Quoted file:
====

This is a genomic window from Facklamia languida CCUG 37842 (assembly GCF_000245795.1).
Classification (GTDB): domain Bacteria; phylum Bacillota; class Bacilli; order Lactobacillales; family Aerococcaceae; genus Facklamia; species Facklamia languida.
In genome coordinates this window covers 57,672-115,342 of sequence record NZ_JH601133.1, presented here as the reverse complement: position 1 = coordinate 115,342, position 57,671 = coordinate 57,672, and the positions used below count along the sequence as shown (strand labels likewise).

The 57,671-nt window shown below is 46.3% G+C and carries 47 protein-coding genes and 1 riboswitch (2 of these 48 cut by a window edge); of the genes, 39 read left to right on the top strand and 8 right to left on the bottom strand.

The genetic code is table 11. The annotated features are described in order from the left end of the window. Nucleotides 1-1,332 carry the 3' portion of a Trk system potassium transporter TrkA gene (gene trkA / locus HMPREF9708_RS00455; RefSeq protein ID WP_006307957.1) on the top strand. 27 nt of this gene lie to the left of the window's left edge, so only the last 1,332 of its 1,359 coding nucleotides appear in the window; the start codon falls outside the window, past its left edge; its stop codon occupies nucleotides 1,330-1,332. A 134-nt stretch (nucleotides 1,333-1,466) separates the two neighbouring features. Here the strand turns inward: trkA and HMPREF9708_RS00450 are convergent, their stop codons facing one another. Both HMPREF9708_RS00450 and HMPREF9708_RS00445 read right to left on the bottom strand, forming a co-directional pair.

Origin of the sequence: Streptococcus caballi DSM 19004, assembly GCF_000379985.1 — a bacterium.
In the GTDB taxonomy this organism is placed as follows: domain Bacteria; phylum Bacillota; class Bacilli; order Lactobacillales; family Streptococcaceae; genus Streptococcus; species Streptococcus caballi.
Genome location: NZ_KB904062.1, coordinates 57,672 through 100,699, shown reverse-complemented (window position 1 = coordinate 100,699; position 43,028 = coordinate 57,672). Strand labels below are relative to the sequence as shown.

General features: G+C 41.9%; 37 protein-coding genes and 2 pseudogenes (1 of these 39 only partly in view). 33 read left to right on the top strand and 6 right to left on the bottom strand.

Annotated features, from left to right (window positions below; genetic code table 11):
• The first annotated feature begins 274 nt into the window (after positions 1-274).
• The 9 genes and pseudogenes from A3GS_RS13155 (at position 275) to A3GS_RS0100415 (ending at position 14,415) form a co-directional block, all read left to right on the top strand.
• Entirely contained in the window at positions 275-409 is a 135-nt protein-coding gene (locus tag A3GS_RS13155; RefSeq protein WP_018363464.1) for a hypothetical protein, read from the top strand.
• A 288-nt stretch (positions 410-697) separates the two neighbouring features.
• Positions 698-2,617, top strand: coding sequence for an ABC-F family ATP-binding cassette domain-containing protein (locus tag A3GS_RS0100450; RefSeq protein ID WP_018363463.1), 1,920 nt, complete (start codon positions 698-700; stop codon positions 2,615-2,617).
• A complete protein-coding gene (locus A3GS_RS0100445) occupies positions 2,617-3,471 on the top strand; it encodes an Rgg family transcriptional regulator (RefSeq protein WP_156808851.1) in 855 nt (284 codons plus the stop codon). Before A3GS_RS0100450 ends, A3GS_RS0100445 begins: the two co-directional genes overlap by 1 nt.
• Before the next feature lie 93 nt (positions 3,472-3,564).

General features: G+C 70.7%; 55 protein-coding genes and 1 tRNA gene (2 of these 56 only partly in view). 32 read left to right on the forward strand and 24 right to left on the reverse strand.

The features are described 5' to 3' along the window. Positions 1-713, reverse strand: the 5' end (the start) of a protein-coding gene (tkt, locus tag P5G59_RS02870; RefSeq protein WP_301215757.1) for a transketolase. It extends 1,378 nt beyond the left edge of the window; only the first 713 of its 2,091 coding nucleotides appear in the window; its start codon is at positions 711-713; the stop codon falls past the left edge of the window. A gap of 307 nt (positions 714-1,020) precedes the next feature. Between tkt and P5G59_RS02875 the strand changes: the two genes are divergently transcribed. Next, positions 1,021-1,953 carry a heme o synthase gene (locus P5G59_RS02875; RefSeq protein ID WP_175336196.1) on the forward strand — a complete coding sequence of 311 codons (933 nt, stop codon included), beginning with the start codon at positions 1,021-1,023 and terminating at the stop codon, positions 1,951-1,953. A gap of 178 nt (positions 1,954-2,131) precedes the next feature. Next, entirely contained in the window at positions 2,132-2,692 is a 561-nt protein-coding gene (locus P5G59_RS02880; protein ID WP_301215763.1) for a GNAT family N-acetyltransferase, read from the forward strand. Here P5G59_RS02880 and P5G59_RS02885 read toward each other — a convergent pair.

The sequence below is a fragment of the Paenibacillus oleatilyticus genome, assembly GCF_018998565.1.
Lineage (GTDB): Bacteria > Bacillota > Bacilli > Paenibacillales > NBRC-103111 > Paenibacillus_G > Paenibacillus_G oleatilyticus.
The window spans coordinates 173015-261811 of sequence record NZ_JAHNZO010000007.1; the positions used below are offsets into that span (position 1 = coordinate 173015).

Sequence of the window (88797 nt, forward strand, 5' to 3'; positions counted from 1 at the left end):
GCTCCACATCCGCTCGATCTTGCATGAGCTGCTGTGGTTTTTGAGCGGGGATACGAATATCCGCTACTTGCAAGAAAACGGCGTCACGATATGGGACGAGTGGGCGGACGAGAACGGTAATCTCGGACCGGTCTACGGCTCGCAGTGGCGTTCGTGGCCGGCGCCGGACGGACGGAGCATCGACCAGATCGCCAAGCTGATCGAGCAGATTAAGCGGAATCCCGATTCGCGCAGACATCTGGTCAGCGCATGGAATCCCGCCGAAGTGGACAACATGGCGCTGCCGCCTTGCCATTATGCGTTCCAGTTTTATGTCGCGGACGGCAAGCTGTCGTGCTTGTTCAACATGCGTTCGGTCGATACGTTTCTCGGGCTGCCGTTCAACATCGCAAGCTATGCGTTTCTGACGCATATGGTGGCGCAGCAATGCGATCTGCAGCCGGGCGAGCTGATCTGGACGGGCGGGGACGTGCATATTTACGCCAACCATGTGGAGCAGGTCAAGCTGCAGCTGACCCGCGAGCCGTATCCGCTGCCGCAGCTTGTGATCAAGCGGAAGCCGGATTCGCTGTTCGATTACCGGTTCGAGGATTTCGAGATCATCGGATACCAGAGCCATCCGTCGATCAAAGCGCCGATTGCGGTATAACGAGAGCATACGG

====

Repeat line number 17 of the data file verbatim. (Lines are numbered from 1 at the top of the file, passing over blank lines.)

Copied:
• Before the next feature lie 93 nt (positions 3,472-3,564).